There is something to this. Approaching political decision-making as bloodlessly rational ignores the human factor and the weight of experience which tells us that we reach decisions first, and find our reasons later. To campaign is not to govern; winning independence is not the same as building a new state. Recognising the difference, however, does not mean that state-building should be the junior partner to spin.

There was always a tension in the SNP’s Westminster project after 2015. With Jeremy Corbyn flailing around the chamber with a thousand knives in his back, you can see the logic of Angus Robertson’s position: “We’ll be a real opposition in Westminster.” We’ll be bonnie fechters, haunting every committee, dishing out drubbings at every Westminster Hall debate. There will be kind words said in the TV studios about our personal merits and viral Youtube videos will rip through social media. We’ll underscore that the outgoing Scottish Labour blob were idle, nae-users. We’ll be vigorous, oppositional, judiciously bolshy.

There was much to commend in this approach – but the core of its thinking was dead wrong. There was an old (and slightly cruel) joke in some Nationalist circles that come Independence Day, Angus Robertson would be found weeping, tweeded and chained to gates of the Palace of Westminster. Behind the gag was a suspicion – or at least, an anxiety – about the dangers of becoming institutionalised and losing the place.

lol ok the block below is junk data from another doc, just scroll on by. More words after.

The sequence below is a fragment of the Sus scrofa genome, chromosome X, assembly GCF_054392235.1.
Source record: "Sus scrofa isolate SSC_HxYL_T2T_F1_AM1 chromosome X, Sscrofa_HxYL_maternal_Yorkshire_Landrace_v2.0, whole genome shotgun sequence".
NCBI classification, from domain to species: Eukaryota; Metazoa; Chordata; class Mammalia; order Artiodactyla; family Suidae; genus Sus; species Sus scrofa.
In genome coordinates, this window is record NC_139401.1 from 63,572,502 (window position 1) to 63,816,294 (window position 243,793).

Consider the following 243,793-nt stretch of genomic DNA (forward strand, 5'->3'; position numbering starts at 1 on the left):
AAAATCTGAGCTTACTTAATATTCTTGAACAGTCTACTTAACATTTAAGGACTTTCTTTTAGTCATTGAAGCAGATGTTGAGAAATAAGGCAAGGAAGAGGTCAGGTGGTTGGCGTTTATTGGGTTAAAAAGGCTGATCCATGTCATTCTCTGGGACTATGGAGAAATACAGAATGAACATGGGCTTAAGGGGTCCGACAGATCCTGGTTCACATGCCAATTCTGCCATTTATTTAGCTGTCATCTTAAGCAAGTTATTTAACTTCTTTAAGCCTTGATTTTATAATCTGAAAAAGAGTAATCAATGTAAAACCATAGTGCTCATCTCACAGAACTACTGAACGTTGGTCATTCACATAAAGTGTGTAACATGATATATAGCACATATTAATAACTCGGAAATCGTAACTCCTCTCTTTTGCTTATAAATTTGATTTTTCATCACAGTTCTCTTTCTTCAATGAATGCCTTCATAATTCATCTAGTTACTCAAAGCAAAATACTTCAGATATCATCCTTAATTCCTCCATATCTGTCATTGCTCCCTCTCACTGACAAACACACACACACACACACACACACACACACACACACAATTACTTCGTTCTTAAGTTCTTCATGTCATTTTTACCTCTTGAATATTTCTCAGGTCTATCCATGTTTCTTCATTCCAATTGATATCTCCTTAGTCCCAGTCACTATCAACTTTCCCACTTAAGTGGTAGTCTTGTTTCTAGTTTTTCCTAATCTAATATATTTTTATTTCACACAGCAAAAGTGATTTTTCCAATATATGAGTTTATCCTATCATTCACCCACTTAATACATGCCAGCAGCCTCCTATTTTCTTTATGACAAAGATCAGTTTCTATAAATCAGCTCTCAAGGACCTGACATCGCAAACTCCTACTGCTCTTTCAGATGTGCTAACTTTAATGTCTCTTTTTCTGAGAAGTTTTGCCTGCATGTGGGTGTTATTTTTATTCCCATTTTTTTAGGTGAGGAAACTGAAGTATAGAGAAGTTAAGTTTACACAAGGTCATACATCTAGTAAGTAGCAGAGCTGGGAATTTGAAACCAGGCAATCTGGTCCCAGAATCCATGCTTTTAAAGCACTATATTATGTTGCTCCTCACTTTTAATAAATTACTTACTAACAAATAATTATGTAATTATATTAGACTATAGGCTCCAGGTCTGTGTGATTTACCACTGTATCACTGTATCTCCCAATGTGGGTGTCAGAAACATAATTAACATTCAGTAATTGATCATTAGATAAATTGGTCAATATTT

Think of the sad epitaph of every radical socialist who seamlessly graduates to ermine, subsidised carp for luncheon and a peerage: “I entered politics to change the institution, but the institution changed me.”

If the last year taught us anything, it is that Westminster is a dead space for Scottish national politics. Speak in as many debates as you like, march through the lobbies night after night – nothing can be achieved against the wall of the UK Government’s indifference.

Nationalist MPs can howl against the injustices which Theresa May’s undead administration continues to inflict on the people of this country. They can indict her ministers, catch them in their contradictions, press them for detail, and strip away the atom-thin veneer of credibility which sustains the brittle shell of her administration. They can represent their constituents with diligence and care. But Nationalists can never be the “real opposition” in Westminster. What they can do, however, as the cold wind of the New Year surges through the empty palace, is plan. Plan, and avoid making their opponents’ mistakes.